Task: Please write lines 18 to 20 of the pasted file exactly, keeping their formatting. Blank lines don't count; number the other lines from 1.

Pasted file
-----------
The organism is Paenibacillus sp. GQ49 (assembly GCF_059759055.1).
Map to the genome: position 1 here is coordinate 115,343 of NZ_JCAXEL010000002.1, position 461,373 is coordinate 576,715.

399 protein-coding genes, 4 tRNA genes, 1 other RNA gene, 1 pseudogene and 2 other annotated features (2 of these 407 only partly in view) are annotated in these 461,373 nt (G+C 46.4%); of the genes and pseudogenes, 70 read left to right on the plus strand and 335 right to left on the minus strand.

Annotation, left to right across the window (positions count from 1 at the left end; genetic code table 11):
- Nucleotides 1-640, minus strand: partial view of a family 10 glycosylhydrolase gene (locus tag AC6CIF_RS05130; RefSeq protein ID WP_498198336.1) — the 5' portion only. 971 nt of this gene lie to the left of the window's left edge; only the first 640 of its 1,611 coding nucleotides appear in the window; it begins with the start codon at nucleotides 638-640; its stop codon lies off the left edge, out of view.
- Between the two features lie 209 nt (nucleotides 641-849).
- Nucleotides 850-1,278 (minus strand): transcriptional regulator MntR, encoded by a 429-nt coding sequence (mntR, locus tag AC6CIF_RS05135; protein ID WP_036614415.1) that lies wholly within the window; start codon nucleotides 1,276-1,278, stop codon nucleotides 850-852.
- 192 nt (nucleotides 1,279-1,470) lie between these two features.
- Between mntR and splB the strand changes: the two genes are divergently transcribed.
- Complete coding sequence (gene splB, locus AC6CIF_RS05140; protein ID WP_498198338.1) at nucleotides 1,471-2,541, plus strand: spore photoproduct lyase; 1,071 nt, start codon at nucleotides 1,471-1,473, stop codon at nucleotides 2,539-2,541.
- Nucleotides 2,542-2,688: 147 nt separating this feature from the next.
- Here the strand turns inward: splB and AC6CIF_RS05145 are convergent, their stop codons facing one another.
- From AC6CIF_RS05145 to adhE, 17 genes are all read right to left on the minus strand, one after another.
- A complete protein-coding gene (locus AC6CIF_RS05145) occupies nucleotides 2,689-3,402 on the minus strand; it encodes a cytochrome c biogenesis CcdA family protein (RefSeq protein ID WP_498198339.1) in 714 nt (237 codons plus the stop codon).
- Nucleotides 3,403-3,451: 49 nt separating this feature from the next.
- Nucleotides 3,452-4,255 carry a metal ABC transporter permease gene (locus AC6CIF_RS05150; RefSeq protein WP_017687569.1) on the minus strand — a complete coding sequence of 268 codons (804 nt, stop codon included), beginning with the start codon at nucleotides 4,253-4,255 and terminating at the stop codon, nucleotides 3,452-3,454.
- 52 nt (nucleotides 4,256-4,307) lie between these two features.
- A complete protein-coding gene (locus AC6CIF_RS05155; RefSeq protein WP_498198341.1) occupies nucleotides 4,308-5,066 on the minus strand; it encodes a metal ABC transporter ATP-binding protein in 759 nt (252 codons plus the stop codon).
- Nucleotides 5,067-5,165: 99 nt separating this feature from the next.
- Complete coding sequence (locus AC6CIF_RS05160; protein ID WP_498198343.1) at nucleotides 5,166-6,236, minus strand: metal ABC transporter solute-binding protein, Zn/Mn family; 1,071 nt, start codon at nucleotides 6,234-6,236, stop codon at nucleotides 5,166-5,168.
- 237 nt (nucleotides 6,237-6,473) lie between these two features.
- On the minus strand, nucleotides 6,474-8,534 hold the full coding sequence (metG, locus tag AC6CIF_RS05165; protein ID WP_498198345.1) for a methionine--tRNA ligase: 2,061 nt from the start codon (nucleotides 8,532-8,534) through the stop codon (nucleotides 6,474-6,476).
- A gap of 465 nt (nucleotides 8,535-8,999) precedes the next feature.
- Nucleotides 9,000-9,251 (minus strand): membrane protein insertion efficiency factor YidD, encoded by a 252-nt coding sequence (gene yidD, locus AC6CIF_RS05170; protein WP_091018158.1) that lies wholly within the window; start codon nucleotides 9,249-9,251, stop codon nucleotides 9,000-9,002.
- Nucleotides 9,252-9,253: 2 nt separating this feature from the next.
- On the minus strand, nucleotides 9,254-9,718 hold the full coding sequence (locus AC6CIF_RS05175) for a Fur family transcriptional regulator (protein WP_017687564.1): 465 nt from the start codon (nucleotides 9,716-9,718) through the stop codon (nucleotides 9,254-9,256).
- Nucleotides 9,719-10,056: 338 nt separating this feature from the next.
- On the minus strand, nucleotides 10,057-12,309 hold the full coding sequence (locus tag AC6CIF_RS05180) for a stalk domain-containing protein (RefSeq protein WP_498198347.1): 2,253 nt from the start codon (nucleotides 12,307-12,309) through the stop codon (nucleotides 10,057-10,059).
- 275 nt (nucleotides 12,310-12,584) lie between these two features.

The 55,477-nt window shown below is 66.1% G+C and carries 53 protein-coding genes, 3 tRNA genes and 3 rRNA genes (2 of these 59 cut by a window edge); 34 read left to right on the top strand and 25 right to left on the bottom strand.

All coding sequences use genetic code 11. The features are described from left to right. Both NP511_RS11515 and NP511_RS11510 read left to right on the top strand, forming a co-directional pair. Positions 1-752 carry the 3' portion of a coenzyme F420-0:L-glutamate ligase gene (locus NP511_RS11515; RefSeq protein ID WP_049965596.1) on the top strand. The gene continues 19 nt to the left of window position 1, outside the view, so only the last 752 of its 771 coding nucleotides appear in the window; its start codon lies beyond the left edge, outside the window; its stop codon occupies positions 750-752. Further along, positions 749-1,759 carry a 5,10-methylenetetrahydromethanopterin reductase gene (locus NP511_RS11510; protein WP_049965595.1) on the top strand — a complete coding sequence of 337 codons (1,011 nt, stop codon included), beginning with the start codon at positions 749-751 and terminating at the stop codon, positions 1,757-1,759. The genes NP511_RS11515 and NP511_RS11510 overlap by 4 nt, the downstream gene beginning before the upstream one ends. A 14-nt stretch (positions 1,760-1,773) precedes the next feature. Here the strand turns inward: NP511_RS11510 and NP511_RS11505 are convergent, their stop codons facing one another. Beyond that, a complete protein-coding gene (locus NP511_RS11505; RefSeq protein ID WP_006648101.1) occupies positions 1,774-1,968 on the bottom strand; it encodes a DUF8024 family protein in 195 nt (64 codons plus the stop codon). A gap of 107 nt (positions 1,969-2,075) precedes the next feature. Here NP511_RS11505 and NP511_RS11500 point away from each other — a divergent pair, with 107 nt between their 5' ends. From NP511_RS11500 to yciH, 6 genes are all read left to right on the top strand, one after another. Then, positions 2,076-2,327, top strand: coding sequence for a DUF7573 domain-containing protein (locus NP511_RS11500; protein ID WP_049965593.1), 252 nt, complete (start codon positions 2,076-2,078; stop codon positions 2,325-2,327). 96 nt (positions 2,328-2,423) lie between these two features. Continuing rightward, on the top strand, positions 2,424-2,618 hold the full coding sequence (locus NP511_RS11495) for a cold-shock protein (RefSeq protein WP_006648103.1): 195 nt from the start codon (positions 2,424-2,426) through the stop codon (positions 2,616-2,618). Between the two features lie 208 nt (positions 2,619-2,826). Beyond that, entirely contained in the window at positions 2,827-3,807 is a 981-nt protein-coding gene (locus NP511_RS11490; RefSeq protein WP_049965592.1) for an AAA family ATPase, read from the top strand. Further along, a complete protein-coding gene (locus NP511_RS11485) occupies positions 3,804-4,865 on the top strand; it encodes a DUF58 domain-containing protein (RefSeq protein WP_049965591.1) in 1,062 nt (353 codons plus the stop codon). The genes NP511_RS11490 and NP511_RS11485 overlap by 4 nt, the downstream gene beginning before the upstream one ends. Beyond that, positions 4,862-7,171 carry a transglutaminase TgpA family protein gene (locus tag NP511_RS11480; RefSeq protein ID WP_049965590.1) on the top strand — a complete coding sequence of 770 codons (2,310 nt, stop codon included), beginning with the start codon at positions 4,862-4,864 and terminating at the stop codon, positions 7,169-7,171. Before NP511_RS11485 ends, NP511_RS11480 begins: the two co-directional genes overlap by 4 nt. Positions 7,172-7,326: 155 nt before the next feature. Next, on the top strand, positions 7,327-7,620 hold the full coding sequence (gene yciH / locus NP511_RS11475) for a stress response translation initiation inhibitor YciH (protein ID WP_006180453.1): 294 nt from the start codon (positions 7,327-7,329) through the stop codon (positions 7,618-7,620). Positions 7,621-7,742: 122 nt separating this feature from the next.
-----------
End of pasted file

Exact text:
- A complete protein-coding gene (locus AC6CIF_RS05155; RefSeq protein WP_498198341.1) occupies nucleotides 4,308-5,066 on the minus strand; it encodes a metal ABC transporter ATP-binding protein in 759 nt (252 codons plus the stop codon).
- Nucleotides 5,067-5,165: 99 nt separating this feature from the next.
- Complete coding sequence (locus AC6CIF_RS05160; protein ID WP_498198343.1) at nucleotides 5,166-6,236, minus strand: metal ABC transporter solute-binding protein, Zn/Mn family; 1,071 nt, start codon at nucleotides 6,234-6,236, stop codon at nucleotides 5,166-5,168.